Labor also proposes that injured workers be legally required to participate in injury management and rehabilitation activities. Failure to do so could result in the stoppage of payments.

While workers should have the option of returning to work, and employers be legally required to make arrangements to facilitate this process, Labor's amendments are not aimed at giving workers greater options. Instead, they are aimed at saving employers and insurers money by compelling injured workers to participate in attempts to return to work, and allowing an earlier reduction in the level of weekly compensation payments. The government's estimates indicate that compulsory injury management will deliver a saving of 2.5% on the total cost of the workers compensation system.

Labor proposes to maintain the "two-gate" system for access to common law introduced by the state Coalition government in 1999. Under this system, injured workers assessed to have a "whole body impairment" (WBI) of greater than 25% (currently the threshold is 30%) are eligible to receive uncapped compensation payments.

For workers assessed to have a "serious impairment" of between 15% and 25% compensation is capped at a maximum of $274,278; this is a reduction of the threshold, from the current act, by 1%.

Not only does Labor's proposal fail to reverse the restriction in access to common law introduced by the Coalition government, it extends this restriction by stopping the inclusion of secondary and consequent impairment, particularly psychological impairment, from being included in any assessment of WBI (as is presently done), although these can be included in considerations of the amount of compensation.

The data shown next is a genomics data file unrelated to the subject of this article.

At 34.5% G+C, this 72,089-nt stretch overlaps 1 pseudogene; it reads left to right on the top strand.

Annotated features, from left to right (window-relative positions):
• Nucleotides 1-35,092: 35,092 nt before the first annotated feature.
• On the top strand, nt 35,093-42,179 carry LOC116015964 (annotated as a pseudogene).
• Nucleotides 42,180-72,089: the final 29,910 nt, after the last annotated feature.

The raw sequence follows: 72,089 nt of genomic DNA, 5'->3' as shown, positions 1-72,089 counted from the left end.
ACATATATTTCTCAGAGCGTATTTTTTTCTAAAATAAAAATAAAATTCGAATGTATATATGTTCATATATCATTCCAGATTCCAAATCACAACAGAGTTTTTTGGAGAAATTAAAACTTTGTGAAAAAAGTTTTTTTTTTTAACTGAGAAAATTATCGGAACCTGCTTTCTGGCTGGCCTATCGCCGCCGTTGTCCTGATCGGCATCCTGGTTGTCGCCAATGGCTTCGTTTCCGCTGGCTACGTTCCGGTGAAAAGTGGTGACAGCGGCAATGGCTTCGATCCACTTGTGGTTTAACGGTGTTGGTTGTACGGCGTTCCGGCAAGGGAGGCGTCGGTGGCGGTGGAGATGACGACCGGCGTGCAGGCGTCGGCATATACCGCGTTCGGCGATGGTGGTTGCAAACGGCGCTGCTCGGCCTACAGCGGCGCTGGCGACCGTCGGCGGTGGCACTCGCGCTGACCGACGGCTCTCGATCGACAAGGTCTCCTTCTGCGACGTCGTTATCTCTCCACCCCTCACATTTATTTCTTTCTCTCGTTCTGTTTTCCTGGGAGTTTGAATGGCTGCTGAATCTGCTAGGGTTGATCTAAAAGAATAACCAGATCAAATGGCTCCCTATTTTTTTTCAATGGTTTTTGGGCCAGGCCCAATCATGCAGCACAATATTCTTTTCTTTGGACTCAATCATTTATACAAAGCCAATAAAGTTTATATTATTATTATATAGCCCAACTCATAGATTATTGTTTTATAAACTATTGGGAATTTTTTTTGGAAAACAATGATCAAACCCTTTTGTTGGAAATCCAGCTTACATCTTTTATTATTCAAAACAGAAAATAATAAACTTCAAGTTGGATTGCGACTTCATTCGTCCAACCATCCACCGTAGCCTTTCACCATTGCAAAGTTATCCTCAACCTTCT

This is justified in the proposal on the basis that it is difficult to obtain consistent assessment of the level of this impairment. While the government's proposal does bring consistency, workers will be consistently denied the right to seek common law damages.

The proposed amendments will extend the deadline for seeking common law damages to 12 months, extendable by an additional six months for workers who can demonstrate their condition has not stabilised.

Workers with a serious impairment will also no longer lose their entire statutory benefit. Instead, all coverage of medical and other expenses will cease and weekly payments will be reduced to 70%, then to 50% after three months and cease after six months.

As common law damages are reduced by the amount of weekly benefits that the worker has already received, the phasing down of compensation payments and ending of coverage of medical expenses can only be interpreted as intended to dissuade injured workers from making common law claims.

From Green Left Weekly #556.

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Revitalising Labour attempts to reflect on efforts to rebuild the labour movement internationally, emphasising the role that left-wing political currents can play in this process. It welcomes contributions on union struggles, internal renewal processes within the labour movement and the struggle against capitalism and imperialism.